Psyche (Greek Ψυχή) has a murky if not absent history in Classical times, and in art is known from one novel written between 150 and 190 CE in Latin, Metamorphoses or The Golden Ass (as it’s almost universally known) by Lucius Apuleius. This in itself had a curious history, as it was lost and forgotten until its rediscovery before about 1370. Its central thread is the love affair between Eros (Cupid) and Psyche.
Psyche, goddess of the soul, was born a human, the youngest of three daughters of a mortal king and queen. Because of rumours about her being an incarnation of Aphrodite, Aphrodite was understandably offended, and ordered her son Eros to exact revenge. However, Eros instead scratched himself with one of his own arrows, and fell helplessly in love with Psyche.
Eros managed to marry Psyche by stealth, and made her pregnant. However Psyche was not aware that Eros was her husband, and tried to see and kill the monster which she was convinced slept with her each night. Instead she wounded herself on one of his arrows, and she too was struck by the feverish passion of love.
She then set off on a quest to find her husband. This took her through a succession of trials imposed on her by Aphrodite. The last of these was to take a box (Greek πυξίς, or pyxis) to obtain a dose of the beauty of Persephone, the Queen of the Underworld. Psyche made her way to the entrance to the underworld, and paid Charon the ferryman two coins for her return trip. Persephone provided the dose as pleaded by Psyche, and set off on her return. Eventually Zeus had a proper wedding arranged for Psyche and Eros, and everything was regularised.
Many artists have used this story as a platform for painting a naked couple making what is clearly not the Platonic love you might expect of a soul. Relatively few have attempted significant narrative, though.
Elisabetta Sirani’s undated Love and Psyche is an intriguing painting, and a very bold composition from a pioneering woman artist. It shows Psyche rather than Eros visiting their lover in the night. While Eros has his standard attributes, including wings, bow and arrows, there is nothing by which to confirm the identity of Psyche.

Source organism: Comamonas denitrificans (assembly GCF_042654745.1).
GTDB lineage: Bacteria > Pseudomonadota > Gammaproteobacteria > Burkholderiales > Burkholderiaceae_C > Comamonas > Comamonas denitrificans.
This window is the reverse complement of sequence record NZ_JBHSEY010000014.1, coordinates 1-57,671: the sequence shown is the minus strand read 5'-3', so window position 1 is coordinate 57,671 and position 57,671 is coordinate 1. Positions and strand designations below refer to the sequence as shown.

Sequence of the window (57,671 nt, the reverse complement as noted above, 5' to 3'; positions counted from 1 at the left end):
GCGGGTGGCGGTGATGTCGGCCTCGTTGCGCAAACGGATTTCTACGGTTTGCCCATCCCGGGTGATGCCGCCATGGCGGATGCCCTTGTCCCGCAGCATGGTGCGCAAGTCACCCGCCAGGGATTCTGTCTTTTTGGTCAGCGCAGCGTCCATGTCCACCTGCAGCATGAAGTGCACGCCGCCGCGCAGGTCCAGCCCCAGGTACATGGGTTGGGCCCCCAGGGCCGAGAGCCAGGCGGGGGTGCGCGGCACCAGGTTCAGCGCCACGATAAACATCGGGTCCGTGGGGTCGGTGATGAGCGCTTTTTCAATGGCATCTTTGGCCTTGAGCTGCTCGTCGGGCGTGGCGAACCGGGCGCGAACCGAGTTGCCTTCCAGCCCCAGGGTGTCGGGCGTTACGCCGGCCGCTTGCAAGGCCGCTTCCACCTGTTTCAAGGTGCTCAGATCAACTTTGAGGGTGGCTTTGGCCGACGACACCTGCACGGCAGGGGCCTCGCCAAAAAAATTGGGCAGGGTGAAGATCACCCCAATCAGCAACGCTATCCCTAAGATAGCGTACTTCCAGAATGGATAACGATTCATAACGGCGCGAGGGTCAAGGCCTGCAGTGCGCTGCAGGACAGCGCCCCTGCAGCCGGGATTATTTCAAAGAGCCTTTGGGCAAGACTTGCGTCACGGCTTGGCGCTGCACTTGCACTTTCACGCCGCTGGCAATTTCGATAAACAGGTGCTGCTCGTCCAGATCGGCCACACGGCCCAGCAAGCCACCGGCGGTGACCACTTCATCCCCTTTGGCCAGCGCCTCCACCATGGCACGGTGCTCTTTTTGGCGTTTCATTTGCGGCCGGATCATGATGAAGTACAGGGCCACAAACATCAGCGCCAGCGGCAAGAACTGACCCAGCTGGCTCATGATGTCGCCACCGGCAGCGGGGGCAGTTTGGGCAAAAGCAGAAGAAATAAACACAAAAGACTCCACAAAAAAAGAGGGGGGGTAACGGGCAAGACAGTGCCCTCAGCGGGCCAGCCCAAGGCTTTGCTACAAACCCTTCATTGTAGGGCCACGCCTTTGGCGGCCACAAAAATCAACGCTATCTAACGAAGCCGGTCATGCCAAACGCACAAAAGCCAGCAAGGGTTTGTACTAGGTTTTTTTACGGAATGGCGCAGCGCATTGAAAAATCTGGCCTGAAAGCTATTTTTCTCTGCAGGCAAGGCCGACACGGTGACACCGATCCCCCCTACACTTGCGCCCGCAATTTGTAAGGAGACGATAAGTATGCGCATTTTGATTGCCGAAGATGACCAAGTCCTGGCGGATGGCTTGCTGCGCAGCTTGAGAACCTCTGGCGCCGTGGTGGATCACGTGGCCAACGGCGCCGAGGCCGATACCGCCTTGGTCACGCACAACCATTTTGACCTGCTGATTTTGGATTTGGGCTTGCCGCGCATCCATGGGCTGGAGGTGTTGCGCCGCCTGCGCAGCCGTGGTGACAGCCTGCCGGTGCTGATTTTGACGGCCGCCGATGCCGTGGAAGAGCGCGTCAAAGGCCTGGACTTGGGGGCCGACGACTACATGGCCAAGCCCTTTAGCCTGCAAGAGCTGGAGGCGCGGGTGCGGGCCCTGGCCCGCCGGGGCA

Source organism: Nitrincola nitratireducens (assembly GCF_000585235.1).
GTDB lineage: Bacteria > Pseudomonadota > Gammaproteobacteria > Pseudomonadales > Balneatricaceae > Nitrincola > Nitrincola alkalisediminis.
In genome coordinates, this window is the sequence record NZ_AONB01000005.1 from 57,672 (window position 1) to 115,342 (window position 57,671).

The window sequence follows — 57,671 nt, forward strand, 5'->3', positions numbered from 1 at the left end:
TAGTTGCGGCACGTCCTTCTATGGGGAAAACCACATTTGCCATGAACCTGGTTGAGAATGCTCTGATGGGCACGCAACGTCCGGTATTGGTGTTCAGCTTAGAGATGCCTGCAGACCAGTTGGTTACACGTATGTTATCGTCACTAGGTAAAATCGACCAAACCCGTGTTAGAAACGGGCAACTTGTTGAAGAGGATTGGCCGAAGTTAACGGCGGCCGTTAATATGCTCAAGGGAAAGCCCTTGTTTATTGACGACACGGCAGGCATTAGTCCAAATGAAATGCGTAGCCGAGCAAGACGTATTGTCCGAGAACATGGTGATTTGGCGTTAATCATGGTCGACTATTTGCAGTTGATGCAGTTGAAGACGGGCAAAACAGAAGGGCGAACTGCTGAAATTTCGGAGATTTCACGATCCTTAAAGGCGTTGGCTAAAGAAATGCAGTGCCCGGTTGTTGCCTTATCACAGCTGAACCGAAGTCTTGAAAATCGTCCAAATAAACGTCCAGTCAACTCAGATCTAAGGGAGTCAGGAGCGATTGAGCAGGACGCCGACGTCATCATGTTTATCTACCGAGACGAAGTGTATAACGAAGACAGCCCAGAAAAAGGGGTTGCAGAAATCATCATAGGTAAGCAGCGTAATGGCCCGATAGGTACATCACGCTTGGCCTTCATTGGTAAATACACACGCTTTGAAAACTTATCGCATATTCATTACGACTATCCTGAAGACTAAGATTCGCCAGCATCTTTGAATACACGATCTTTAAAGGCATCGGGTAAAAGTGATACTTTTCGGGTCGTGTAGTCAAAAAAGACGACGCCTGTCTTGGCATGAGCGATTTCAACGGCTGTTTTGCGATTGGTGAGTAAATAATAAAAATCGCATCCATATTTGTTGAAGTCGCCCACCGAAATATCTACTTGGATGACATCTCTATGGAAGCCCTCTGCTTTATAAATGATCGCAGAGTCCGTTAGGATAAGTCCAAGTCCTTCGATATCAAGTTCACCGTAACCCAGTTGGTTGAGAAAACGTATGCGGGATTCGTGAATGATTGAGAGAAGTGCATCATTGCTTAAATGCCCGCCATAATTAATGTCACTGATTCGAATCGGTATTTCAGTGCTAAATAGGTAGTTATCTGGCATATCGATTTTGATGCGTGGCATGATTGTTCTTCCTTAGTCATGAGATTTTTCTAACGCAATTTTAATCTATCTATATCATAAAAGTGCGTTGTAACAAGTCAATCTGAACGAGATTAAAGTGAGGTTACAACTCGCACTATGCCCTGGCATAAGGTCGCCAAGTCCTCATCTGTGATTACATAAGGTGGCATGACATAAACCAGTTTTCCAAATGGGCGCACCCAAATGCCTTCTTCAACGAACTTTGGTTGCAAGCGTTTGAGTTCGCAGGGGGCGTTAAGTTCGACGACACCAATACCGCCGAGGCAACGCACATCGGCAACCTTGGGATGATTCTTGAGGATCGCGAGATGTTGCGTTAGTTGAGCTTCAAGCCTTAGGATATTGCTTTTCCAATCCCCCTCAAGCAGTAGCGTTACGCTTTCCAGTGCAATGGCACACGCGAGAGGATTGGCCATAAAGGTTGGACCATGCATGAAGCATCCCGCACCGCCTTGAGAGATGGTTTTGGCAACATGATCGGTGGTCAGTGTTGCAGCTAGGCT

Jacques-Louis David’s late painting of Cupid and Psyche from 1817 has been explained as showing the conflict between the idealised love we might expect of the soul, and physical reality. David seems to have taken inspiration from a recent poem by the Greek writer Moschus, portraying Eros as something of a brat. From that, he has become an awkward teenager, grinning stupidly over his latest conquest. Psyche’s attribute of a butterfly is shown above her head.
Edward Poynter’s Psyche in the Temple of Love (1882) takes as its theme the contemplative woman. Eros has taken Psyche to the Temple of Love, where he visits her each night, but never in daylight. Here Psyche is whiling away the daytime, holding a sprig out to attract her sole attribute, a butterfly. However, Psyche’s enemy Aphrodite is not far away, as shown by the doves in the temple behind her.
Surprisngly, Benjamin West painted two works telling this story. One was a conventional version of the naked couple motif, the other Eagle Bringing the Cup to Psyche, from about 1802. The third of the tasks set by Aphrodite is to collect a glassful of black water from the source of the rivers Styx and Cocytus, a location protected by dragons, and on top of a high cliff.
Psyche manages to reach the top, but falls into despair when she encounters the guardian dragons. Zeus takes pity on her, and intervenes with his eagle, who fends off the dragons and retrieves the water for Psyche. She then moves on to the final trial, in which she has to take a box to the Underworld itself.
Évariste Luminais shows what is probably the key moment in the whole novel, in Aphrodite’s final task: Psyche, picked out in white and clutching the pyxis in both hands, being rowed across to the underworld by Charon, with a boatful of the dead. She stares straight at the viewer, an unusual and powerful pictorial choice.
Eros and Psyche remained popular in paintings up to the end of the nineteenth century, particularly with women artists as they broke down traditional barriers with their art.
Henrietta Rae intended her huge painting of Psyche Before the Throne of Venus (1894) to be her masterwork, but when it was exhibited at the Royal Academy the critics were belittling and misogynist, one calling it “a glorified Christmas card”, so dashing her aspirations. She was successful in selling it, though, and had already established the precedent of women painters exhibiting nudes at the Royal Academy.
Annie Swynnerton’s Cupid and Psyche from 1891 is one work which benefitted from Rae’s trailblazing. This follows the tradition of showing the couple as being very young. It also has a subtle allusion to Psyche’s enemy, Eros’s mother Aphrodite, in the shell to the left of Psyche’s feet.
We should be grateful that an unknown person rescued Apuleius’ novel from oblivion in the early Renaissance.